This last song is from the final movie in the Twilight series, Breaking Dawn – Part 2. It was the only one we saw in a theater (yes, we watched all the other films on DVD, together). I think there was only three guys, including me, in the theater. And I kind of embarrassed my wife. I was enjoying the final fight scene, to be honest. That scene was pretty epic, but when the movie cuts back to reveal that the whole scene was Alice Cullen showing Aro what would happen if he continued with his choice to fight, I said something like, “no way” or “what?”, loudly. There was a loud “shhh” response…

As the credits started to role, this song played…

It has been 20 years of marriage for Lynette and I today. I was up early to get ready for work. I kissed her before I headed out the door. There have been some really tough times, moments of joy that have broken my heart, but we have stuck together. As I pulled my car out of the garage (radio on Yacht Rock) I smiled… I can’t wait to hear the next song in our life.

Love always, me.

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The Work it Takes

The college is replacing the light poles in their parking lot.

I have written about building a foundation before, in different ways, but as I walked past the hole the workers created, a different thought came to mind.

We can’t actually build a foundation until we have done the work to prepare to build it. For the workers, they had to remove the old foundation, remove dirt, and deal with the wires. Then they had to dig the correct sized hole to build the new foundation.  Let’s use this process as a metaphor for our own development.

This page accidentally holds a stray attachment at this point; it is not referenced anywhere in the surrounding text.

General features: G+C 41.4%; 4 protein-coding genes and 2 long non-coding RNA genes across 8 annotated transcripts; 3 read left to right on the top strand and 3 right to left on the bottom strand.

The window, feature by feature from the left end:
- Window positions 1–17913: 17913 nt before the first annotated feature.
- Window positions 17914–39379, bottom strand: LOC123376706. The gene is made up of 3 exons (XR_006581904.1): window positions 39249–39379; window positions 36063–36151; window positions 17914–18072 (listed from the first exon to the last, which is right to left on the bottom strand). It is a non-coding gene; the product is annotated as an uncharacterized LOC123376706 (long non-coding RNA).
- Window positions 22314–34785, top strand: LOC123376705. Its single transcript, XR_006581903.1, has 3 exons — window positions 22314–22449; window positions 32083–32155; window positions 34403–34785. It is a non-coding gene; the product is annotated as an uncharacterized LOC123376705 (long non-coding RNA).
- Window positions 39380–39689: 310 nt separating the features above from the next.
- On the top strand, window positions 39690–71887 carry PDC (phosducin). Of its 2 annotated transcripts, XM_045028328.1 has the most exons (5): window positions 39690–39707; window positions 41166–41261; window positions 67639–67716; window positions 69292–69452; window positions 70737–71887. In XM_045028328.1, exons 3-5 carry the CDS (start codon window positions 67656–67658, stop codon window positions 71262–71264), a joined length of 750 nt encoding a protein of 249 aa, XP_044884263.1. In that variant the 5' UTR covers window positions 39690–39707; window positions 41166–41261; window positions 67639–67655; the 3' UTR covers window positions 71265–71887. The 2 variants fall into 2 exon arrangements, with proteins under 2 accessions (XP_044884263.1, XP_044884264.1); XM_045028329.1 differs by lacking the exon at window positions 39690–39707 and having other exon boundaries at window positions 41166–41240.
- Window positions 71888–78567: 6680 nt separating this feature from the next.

What is the work we need to do to create the space for our new foundation?

What dirt do we have to dig into? The first step is dealing with emotions. Fear, doubt, and even anger have to be dug into. Addressing what emotions are involved is an important step. It doesn’t mean you will eliminate them. And you shouldn’t try to remove emotions, but you should address them. Talk about them with someone. Understand how those emotions are affecting your actions. By addressing them you can build your plan, which is the second step.

I believe a working plan is the best. Meaning that we have goals or milestones to reach but we need a plan that is flexible so that we can adjust as our lives change. Even as a father, I have a plan this year to make sure my oldest son is ready for college. There are milestones we want to cover with him so that he has a strong foundation for next year. Some of those include budgeting, servicing his car, and other aspects of being on his own. Having a plan is important because of the last step, dealing with expectations.